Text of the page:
Stuxnet malware child hits Kaspersky with "zero-day trampoline"

While you don't hear the words "trampoline" and "malware" in the same sentence very often, today it's entirely warranted. Moscow-based Kaspersky Lab, a research organization that concentrates on hackers and hacking activity, have discovered a second state-sponsored group of hackers that've created malware derived from Stuxnet. A second, that is, after the USA and Isreali group discovered in 2012, creators of the Stuxnet malware used for hacking international groups, the same malware this new group used to create their own sophisticated worm.

The software Kaspersky suggests they've found looked to be an updated version of "Duqu." Duqu is a malware, also derived from Stuxnet, discovered in 2011 to be spying on Iran's nuclear material development. This software was also made to "keep tabs on the country's trade relationships," according to Ars Technica. That group "went dark" in 2012, then returned with an updated piece of malware aimed directly at Kaspersky.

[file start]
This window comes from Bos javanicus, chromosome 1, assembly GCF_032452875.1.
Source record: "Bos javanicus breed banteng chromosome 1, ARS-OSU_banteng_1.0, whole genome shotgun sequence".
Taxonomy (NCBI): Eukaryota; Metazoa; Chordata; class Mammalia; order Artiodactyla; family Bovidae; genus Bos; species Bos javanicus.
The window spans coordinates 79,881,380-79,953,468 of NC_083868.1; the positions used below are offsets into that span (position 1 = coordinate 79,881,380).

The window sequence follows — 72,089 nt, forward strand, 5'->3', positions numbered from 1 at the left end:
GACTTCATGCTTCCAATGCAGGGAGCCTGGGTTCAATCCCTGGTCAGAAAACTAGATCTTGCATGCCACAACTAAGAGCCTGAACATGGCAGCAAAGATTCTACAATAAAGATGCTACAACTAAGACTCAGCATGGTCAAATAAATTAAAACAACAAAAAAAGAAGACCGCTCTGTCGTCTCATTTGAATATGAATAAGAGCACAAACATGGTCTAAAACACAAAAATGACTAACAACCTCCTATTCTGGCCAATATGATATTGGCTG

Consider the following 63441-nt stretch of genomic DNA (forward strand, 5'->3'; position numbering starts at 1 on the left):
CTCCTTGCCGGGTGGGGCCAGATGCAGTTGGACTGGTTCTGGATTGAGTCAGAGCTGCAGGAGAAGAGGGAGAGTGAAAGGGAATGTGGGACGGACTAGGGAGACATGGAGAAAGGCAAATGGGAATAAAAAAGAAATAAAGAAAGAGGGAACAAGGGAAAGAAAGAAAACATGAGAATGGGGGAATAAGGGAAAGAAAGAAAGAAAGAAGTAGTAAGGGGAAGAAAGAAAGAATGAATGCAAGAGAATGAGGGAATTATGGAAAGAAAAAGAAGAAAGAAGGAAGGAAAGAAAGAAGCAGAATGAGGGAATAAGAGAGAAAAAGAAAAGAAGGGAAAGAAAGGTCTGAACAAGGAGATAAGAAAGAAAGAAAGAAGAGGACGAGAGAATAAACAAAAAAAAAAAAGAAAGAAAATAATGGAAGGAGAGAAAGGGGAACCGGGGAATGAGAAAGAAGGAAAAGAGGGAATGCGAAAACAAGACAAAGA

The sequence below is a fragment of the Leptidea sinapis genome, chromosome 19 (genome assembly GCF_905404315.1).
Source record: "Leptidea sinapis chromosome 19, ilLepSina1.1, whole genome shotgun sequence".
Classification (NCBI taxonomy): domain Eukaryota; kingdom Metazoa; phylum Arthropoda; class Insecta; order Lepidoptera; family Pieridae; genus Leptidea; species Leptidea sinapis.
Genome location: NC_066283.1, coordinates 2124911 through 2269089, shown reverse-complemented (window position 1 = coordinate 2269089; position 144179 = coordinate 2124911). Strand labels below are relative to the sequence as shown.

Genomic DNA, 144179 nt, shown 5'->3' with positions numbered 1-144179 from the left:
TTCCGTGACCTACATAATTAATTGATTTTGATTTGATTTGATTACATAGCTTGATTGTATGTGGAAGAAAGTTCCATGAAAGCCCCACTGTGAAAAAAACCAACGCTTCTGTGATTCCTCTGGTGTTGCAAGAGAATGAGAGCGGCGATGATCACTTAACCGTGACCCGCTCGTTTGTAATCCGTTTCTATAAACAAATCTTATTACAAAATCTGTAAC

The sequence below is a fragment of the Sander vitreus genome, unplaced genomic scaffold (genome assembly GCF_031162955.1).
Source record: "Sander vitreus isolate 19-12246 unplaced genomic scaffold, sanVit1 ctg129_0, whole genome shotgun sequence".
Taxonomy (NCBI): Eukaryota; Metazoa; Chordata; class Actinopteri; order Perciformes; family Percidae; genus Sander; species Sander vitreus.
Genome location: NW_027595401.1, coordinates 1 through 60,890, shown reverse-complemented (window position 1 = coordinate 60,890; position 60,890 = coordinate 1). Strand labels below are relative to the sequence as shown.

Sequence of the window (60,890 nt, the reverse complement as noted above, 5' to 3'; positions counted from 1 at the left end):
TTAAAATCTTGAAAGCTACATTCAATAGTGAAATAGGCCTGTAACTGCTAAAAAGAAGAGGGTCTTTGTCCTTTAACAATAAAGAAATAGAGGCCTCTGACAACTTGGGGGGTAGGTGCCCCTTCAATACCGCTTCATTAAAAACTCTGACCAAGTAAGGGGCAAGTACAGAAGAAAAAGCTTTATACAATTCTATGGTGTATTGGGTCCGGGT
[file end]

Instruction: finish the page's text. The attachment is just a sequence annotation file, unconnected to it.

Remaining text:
Why call it a 0-day trampoline?

This Tuesday Microsoft sent out a patch for all Windows machines, designated CVE-2015-2360. This patch fixes a vulnerability in Windows which allowed the Duqu malware to jump from one computer to the next over the same wireless network.

Basically the entire clump of malware lives in the memory of compromised servers or user computers – and it can be wiped out.

But once that computer is restarted and re-connected to a network in which other computers are still infected, that computer becomes infected once again.

Scary stuff.

For more information, check out Ars Technica's in-depth report.